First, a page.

Five hundred kilometers above the Earth, a small spacecraft is waiting patiently for permission to return home. The autonomous return capsule, made by startup Varda Space Industries, of Torrance, CA, was meant to have landed in the remote Utah desert early in September.
It would have been the first commercial space company to return a drug made in space to Earth, in this case a few grams of the HIV and hepatitis C antiviral ritonavir. Instead, the satellite, about the size of a large trash can and code-named Winnebago 1, continues to orbit the planet at nearly 30,000 kilometers per hour.
The FAA may still regulate re-entry operations of US space missions, even in Australia.
The delay has nothing to do with the satellite itself, which appears to be operating perfectly, and everything to do with an ongoing struggle between Varda and U.S. government agencies back on the ground.
According to a Varda public filing with the U.S. Federal Communications Commission (FCC), Winnebago 1 will now re-enter the atmosphere no sooner than January next year—at least a four-month delay in discovering whether Varda’s proof of concept space factory has delivered the goods.
This stand-off highlights the tension between regulators and commercial space companies in the U.S., which are becoming increasingly vocal in their criticisms of agencies responsible for overseeing private space missions.
Years in the planning
Varda’s mission is to design and build the infrastructure needed to make low Earth orbit accessible to industry, beginning with pharmaceuticals that should be easier to make in microgravity conditions. Planning for Winnebago 1 began two and a half years ago, says Delian Asparouhov, Varda’s co-founder and president. It is the first of four planned missions that will use identical satellites, launched into space by rideshare partners such as Rocket Lab or SpaceX.
But while many thousands of private satellites have been launched on such commercial rockets, none have yet made it back to Earth in one piece. Virtually all satellites are designed to burn up completely on re-entry once their useful life is over, to avoid collisions with active satellites on orbit or risk damaging property or people on Earth. Varda was the first company to apply for a re-entry license for space-made medicines.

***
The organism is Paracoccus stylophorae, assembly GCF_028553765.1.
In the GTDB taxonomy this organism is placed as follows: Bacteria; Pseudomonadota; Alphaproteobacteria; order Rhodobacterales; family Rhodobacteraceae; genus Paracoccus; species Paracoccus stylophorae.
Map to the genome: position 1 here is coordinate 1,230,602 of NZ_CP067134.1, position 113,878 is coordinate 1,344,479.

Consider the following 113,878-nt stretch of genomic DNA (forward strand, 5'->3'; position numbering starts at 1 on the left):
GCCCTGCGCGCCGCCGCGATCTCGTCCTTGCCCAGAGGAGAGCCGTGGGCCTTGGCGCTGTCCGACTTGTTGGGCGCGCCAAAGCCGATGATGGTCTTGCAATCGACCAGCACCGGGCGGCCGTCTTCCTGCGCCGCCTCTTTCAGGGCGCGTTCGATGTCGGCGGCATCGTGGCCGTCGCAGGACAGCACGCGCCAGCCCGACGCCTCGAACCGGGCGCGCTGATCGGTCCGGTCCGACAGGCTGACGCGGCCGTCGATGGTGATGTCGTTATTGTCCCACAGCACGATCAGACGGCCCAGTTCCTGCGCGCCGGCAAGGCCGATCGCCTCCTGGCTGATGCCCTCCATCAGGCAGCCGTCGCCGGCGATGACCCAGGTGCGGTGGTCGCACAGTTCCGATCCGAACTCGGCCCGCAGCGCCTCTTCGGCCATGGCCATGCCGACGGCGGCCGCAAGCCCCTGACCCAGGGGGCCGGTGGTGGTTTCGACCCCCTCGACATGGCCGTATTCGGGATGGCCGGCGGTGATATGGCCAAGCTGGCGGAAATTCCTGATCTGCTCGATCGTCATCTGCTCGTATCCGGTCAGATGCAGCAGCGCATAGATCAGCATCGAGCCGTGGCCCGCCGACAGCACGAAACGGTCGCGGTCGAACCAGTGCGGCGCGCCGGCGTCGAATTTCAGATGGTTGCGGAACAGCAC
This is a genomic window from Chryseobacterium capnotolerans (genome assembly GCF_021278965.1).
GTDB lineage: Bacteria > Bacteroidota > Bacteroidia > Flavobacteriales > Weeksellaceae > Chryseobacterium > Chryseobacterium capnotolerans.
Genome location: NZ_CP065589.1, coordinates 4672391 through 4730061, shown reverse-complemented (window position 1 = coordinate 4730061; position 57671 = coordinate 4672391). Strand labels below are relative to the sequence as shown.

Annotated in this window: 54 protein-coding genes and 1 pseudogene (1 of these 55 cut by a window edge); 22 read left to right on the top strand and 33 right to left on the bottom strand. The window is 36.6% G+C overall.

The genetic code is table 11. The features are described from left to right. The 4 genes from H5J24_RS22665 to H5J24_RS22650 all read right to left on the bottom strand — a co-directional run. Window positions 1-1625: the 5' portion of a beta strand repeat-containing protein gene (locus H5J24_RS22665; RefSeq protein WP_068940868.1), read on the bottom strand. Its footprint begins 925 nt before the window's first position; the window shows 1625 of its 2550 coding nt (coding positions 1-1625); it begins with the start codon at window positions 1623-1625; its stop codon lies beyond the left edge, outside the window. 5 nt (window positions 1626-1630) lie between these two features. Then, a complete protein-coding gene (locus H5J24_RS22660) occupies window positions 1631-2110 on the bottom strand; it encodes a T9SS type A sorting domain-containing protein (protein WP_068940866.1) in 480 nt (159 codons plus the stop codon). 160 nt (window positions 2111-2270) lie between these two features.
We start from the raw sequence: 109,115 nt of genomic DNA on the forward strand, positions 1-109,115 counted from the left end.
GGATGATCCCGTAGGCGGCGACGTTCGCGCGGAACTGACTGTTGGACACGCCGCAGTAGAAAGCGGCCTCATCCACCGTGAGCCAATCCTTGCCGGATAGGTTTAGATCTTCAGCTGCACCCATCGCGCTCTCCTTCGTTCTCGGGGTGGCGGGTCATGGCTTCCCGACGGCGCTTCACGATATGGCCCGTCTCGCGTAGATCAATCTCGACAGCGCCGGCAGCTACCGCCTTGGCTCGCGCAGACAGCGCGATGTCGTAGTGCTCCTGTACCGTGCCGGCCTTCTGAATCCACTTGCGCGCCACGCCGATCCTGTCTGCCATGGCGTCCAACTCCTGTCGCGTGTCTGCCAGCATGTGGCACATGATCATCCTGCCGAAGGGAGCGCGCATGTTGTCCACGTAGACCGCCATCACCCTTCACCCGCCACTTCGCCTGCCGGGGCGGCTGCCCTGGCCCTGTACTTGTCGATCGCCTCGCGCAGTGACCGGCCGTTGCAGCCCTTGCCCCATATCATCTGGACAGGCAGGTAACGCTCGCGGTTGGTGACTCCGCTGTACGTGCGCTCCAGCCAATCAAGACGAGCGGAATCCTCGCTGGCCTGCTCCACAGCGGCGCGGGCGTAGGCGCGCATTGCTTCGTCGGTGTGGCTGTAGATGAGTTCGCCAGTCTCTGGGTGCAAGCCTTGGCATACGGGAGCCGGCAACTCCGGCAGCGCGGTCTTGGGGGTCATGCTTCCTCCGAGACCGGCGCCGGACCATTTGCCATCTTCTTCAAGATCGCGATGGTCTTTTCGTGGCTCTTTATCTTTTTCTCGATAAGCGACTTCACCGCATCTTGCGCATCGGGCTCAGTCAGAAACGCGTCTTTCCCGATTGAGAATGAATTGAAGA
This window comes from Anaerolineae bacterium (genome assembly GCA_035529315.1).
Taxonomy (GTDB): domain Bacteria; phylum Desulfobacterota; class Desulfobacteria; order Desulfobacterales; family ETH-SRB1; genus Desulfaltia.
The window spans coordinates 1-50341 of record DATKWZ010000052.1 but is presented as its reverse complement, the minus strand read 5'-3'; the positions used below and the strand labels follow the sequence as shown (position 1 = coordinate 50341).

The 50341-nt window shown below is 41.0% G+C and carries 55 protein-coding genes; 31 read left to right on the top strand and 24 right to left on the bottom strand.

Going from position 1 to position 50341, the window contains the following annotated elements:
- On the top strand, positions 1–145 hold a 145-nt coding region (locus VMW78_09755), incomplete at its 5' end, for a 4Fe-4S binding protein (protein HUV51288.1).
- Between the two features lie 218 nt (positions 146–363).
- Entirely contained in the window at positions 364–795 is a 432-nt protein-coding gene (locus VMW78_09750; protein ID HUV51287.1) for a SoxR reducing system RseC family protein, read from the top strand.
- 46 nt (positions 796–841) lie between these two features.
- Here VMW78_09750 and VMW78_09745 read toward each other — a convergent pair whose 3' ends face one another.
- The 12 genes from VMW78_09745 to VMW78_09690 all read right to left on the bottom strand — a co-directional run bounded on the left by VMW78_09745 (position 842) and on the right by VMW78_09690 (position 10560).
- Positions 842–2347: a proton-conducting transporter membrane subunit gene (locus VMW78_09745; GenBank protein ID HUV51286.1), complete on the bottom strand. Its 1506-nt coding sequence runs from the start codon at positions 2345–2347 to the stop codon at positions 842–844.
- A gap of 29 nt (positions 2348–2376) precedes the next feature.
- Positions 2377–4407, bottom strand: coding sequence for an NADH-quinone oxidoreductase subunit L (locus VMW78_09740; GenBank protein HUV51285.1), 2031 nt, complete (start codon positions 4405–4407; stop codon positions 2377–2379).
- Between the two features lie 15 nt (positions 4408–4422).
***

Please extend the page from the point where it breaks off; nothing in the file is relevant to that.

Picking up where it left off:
Documentation shows possible landing locations for Varda’s space factory, at a military range in Utah.Varda Space Industries
“We are absolutely trailblazers here,” Asparouhov tells Spectrum. “And you can imagine how difficult the coordination has been.” The first step was to select a landing site for the 90kg capsule, which would plunge through the atmosphere at hypersonic speeds before releasing a parachute to slow for landing. The company settled on the Utah Test and Training Range (UTTR), two millions acres of desert controlled by the Pentagon, about 80 miles west of Salt Lake City.
As well as getting the military’s buy-in, Varda had to work with two offices at the U.S. Federal Aviation Administration (FAA); one that deals with air traffic control to avoid the capsule approaching aircraft during re-entry, and another that deals with the safety of the re-entry process itself. The FAA would only issue a re-entry license when it decided that the company had met all the legal and safety requirements.
These include making a Flight Safety Analysis document that imagines all the things that could wrong during re-entry, and the subsequent risks posed to people in aircraft, on the ground, and even on boats. The Flight Safety Analysis for Winnebago 1 is not publicly available, but Spectrum did obtain the safety analysis for the Winnebago 2 mission, planned for next year with an identical spacecraft and originally also intended to land at UTTR.
Safety analyses show possible impact locations if Varda’s upcoming Winnebago 2 spacecraft were to malfunction on re-entry [left], and where people in aircraft might be affected [right].Varda Space Industries
The document shows that the most dangerous events are those that might happen early in the re-entry process, if the re-entry rocket accidentally shoots the small capsule in the wrong direction. One map shows a range of possible impact locations stretching from northern Mexico, through California, to near Las Vegas. Other risky scenarios include the capsule breaking up during the intense heat of re-entry, or its parachute opening too early.